We’ve been experimenting with ride-thru power supplies. Basically the JNIOR continues to run after power is removed even though the unit is not battery powered. The hold time is relatively short and only a matter of seconds depending on the load on the supply at the time. But it is sufficient to weather short power outages and glitches that would otherwise cause the JNIOR to reboot. This ride-thru supply design makes sense for controller applications. It may save you the cost of a UPS if dirty power appears to be your issue. It will debut for INTEG in our 412DMX JNIOR.
One advantage of this is that we know when power has been removed or lost. We also know when it has been restored. That means we can now tell if the JNIOR has been left powered off and then booted up by looking at the log. With product without this technology you cannot tell from the log if there was a spontaneous reboot or what may have occurred.
This 412DMX prototype (the first) had been off for a couple of days and, well, it can’t hide that fact.
We see now that the unit was powered down for roughly 74 hours. When NTP re-synchronized the clock it had gotten 2.87 seconds fast. That is an error of about 1%. It goes to the importance of clock synchronization through NTP. If your JNIOR does not have access to the Internet and the host of NTP servers out there, maybe there is one on your internal network. If not perhaps there is another approach you can use to keep accurate time.
It is surprising that in this day and age that clocks in our computers are not much more precise. Some devices now get accurate time through the GPS system. Others over the cellular networks. Nether are generally available to a JNIOR. Don’t ask me about the RTC in the Renesas RX63N. I’ll go off on a rant!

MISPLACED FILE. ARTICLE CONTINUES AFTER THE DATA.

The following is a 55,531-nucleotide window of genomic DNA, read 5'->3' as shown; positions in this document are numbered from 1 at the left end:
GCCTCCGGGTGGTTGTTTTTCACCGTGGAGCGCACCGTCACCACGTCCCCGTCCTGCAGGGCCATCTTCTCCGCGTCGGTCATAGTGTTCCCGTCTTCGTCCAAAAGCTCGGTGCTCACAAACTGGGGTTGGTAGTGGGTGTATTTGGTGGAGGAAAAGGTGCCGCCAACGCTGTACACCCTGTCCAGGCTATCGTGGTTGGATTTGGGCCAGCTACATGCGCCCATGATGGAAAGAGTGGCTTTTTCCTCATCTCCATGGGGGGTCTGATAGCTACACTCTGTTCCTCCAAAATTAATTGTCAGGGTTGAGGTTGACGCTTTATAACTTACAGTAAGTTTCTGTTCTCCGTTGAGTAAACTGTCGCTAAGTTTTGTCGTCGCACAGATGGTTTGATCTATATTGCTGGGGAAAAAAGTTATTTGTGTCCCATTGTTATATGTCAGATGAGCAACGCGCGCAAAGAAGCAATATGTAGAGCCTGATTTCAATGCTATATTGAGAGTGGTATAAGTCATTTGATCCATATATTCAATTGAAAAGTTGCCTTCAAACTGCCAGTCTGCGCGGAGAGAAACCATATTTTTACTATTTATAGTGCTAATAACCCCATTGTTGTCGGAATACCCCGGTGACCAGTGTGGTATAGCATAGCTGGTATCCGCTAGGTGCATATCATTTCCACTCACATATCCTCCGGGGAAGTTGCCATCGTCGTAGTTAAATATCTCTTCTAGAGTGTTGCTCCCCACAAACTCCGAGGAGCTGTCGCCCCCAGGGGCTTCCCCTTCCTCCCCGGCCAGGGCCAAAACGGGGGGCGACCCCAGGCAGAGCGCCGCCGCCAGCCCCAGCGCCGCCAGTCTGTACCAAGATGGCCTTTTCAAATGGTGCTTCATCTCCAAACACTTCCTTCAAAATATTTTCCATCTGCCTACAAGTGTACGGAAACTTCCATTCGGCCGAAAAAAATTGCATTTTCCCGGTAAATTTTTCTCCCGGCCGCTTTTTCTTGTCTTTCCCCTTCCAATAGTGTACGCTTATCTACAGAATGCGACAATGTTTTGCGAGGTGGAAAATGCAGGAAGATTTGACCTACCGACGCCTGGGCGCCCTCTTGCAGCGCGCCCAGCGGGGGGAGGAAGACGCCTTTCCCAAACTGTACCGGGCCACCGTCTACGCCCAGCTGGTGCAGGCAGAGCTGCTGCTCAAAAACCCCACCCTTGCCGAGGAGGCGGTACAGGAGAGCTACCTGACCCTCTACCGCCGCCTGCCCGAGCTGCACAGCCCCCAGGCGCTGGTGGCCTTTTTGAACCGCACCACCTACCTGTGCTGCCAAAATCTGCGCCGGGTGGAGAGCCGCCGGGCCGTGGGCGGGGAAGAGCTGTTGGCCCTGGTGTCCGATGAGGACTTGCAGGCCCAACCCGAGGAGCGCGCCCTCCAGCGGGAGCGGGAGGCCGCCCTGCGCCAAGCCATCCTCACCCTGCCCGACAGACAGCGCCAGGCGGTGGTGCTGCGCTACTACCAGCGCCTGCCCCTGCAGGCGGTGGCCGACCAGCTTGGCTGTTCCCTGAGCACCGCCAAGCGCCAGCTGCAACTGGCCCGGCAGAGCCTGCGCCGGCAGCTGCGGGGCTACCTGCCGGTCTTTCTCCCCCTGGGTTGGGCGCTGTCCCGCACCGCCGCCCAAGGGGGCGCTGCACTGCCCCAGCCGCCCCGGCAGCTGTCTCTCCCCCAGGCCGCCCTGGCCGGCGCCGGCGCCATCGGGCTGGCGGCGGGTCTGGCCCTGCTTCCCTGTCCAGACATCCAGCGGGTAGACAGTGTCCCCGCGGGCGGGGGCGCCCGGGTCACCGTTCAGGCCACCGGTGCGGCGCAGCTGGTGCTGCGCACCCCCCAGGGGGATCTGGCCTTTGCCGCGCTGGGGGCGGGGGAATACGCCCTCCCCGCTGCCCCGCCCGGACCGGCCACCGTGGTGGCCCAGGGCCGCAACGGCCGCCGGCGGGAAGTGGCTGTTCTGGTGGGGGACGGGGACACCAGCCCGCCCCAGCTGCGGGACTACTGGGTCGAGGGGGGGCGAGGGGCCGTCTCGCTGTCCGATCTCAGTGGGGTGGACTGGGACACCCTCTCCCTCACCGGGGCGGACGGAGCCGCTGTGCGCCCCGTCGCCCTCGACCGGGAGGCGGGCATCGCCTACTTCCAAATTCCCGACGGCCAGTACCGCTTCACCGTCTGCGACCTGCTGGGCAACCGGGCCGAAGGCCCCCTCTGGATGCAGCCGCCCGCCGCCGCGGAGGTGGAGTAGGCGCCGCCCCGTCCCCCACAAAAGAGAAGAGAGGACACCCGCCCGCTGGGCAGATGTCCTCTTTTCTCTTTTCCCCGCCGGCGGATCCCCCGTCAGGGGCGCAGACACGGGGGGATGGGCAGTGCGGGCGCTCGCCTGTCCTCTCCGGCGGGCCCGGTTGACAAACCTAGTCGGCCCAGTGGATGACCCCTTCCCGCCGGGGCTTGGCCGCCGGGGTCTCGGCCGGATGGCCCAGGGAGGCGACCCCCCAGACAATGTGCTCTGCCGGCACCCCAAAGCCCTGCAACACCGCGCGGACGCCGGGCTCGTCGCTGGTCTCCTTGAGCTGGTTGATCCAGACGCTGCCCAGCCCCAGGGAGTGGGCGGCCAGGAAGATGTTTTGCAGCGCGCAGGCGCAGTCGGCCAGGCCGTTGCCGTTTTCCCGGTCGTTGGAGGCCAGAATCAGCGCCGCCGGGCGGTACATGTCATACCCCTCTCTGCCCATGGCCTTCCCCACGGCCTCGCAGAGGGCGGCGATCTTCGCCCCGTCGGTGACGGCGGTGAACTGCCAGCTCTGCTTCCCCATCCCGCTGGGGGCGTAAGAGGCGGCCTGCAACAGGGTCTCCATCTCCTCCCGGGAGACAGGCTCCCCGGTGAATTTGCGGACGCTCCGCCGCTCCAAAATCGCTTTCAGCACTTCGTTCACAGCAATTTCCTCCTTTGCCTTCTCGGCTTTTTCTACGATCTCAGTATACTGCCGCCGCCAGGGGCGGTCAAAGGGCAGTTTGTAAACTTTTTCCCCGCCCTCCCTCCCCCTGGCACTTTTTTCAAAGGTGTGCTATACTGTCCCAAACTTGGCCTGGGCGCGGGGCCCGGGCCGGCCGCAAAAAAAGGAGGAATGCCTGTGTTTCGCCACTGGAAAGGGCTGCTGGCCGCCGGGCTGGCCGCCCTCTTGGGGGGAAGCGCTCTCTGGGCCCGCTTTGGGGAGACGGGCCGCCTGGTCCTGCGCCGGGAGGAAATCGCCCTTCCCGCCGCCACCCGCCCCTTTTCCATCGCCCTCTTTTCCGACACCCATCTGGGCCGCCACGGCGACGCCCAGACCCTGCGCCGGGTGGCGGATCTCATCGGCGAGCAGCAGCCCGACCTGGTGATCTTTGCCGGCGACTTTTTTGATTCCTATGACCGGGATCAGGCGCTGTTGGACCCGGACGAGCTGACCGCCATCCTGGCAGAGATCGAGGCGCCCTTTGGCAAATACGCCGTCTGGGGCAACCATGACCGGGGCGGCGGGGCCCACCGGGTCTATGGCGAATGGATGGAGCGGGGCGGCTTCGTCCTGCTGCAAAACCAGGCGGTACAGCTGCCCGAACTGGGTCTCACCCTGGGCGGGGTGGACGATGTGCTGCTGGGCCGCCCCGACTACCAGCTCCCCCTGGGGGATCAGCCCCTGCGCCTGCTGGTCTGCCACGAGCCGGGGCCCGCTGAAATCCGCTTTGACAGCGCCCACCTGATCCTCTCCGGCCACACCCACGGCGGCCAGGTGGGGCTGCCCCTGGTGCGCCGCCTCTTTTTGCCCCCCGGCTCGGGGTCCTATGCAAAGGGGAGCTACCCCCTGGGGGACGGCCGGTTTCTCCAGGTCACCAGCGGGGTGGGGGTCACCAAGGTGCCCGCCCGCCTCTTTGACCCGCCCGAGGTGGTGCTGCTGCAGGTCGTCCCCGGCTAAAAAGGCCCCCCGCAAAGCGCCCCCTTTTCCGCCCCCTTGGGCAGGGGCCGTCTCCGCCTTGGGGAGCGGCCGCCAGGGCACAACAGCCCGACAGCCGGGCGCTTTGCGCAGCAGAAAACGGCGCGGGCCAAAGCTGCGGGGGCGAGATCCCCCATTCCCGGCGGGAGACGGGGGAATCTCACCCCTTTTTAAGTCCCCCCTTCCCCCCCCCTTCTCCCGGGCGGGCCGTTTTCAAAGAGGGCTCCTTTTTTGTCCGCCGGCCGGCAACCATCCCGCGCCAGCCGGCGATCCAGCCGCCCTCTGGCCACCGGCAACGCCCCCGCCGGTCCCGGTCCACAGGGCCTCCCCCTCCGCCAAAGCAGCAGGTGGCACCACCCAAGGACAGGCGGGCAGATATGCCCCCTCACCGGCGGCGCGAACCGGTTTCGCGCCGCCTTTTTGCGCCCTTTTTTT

So here is what you would see for a brief power outage. In this case the JNIOR never skipped a beat. There was no reboot and the DCP never had to reconnect.
Here power was out for some 7 to 8 seconds (I yanked the plug). Subsequently the ride-thru supply recharged itself so it would be ready to do it all over again.
Okay, not so impressive given that we are spoiled by all of our battery devices like phones, tablets and laptops. But there isn’t the cost of the battery nor the risk of fire. And, given that the JNIOR controller is generally powered 24/7 that extra hardware isn’t justified. But it does piss you of when the power company decides to reboot all of your unprotected equipment when the reconfigure the Grid. This handles that.
By the way, this R00 prototype has a 5F capacitor in which it stores the holding energy. The R01 prototype has 10F and that is likely what we will be shipping. You can see here using the STATS command that the average hold time for the 5F unit is about 12.5 seconds (no real load). The 10F units pushes 20 seconds.